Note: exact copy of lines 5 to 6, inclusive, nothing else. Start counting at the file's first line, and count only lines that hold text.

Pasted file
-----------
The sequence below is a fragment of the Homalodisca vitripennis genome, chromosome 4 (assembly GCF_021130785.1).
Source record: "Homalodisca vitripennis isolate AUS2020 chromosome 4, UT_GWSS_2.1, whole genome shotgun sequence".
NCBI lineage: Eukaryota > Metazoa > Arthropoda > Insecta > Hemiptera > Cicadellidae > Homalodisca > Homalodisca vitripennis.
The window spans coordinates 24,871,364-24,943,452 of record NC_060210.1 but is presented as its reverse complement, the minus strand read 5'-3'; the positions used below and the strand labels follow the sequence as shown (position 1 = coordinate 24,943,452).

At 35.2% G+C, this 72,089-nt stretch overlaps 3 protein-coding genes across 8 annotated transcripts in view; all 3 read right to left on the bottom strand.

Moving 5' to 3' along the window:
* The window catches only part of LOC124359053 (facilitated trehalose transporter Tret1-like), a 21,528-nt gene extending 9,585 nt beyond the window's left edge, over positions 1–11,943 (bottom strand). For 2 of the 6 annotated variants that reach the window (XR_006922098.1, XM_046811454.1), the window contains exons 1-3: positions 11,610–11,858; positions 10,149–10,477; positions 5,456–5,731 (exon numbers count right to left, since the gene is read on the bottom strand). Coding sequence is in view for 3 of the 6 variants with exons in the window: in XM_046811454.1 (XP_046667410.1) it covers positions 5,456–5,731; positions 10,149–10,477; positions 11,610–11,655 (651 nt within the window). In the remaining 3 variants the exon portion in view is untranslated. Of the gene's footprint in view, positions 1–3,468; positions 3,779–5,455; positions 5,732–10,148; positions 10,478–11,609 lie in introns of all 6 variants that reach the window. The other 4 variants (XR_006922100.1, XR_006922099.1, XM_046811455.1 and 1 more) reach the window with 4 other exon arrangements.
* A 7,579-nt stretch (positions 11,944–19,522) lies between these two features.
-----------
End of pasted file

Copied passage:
At 35.2% G+C, this 72,089-nt stretch overlaps 3 protein-coding genes across 8 annotated transcripts in view; all 3 read right to left on the bottom strand.

Moving 5' to 3' along the window: